“I really tried to adopt this British sensibility of a stiff upper lip,” the Duchess of Sussex said in a documentary last year. “I tried, I really tried. But I think that what that does internally is probably really damaging.”
The result of that apparent unhappiness was evident on Wednesday, as she and her husband, Prince Harry, announced that they would “step back as ‘senior members’ of the royal family” and planned to divide their time between Britain and North America.
Buckingham Palace issued a terse two-line statement referring to “complicated issues that will take time to work through.” Among those issues is the couple’s plan to become financially independent, since British taxpayers now fund their security, among many other expenses.
Our Travel section has released its annual list of destinations — one for each week of the year — aiming to inspire, delight and motivate you to explore.
Among them, above from left: The Kimberley region of Australia; Sabah, Malaysia; the British Virgin Islands; and Kampot, Cambodia. Here’s how we picked them.
Here’s what else is happening
Not your standard fugitive: Far from lying low, the former auto executive Carlos Ghosn laid out his case against Japan’s justice system in a two-hour news conference. In an interview with The Times, he did not address the details of his escape.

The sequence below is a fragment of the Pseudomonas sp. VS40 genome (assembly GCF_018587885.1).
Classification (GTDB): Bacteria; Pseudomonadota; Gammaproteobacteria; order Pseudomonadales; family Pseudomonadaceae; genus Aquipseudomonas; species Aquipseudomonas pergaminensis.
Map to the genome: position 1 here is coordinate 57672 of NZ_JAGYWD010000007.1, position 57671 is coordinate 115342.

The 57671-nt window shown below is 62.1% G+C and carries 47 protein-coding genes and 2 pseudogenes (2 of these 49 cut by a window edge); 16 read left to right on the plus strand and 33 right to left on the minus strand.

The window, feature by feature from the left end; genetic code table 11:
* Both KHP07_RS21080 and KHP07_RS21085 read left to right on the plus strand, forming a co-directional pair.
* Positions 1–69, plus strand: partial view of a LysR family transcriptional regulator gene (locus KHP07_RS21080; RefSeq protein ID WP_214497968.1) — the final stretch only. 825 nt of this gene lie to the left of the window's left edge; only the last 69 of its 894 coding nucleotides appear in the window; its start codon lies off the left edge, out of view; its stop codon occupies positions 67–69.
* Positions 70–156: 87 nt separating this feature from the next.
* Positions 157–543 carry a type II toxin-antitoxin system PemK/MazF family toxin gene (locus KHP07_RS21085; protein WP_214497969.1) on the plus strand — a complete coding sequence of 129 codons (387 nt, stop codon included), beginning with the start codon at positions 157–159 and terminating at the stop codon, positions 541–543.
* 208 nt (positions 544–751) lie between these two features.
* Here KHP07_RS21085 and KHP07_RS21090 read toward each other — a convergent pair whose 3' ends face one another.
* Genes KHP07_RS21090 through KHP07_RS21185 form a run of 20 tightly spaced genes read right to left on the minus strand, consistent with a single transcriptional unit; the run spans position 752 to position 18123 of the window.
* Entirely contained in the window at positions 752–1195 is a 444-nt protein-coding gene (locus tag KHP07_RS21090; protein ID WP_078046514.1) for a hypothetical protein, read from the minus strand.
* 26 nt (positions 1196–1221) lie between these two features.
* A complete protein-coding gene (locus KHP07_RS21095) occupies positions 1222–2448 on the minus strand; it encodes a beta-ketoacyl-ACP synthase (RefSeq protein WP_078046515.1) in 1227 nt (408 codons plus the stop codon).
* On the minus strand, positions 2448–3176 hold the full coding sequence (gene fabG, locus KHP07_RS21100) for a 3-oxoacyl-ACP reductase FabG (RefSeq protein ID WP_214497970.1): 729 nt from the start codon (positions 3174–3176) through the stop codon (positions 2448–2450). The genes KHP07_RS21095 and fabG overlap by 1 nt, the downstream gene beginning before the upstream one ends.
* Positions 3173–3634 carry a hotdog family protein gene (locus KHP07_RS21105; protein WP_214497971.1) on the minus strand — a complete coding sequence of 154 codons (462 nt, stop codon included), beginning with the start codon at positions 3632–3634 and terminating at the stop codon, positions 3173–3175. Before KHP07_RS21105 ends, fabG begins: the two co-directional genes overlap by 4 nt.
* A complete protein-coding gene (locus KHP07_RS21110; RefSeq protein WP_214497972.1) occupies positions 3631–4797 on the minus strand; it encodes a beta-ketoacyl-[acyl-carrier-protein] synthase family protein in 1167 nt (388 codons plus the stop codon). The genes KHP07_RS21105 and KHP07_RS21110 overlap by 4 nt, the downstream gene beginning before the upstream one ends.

Harvey Weinstein trial: Many potential jurors in the former Hollywood producer’s rape trial in Manhattan want to be excused, saying their knowledge of the accusations could affect their judgment. Today’s episode of our podcast The Daily is about the case.
Manipulating the wildfire debate: Rupert Murdoch’s media empire is accused of shifting blame for Australia’s blazes to play down climate change. Read more in a news analysis from our Sydney bureau chief.
Snapshot: Above, a cuttlefish in 3-D glasses, part of researchers’ attempts to test the animals’ depth perception. The cephalopods, unlike their squid and octopus cousins, can see in three dimensions, according to a study published on Wednesday.
Overlooked no more: Margaret McFarland, a child psychologist, mentored Fred Rogers and helped shape his groundbreaking TV show. She’s the latest entry in our series about people who didn’t receive obituaries in The Times.
Late-night comedy: Jimmy Fallon said of the planned life change for the Duke and Duchess of Sussex: “I give them a lot of credit — tons of celebrities always threaten to move to Canada; they’re actually doing it.”
What we’re reading: This exhaustive ranking of every Adam Sandler movie, from Vulture. Tom Wright-Piersanti, a briefings editor, says: “What’s great about this list is that the comedies that made him a household name are given the same attention as his acclaimed indie roles.”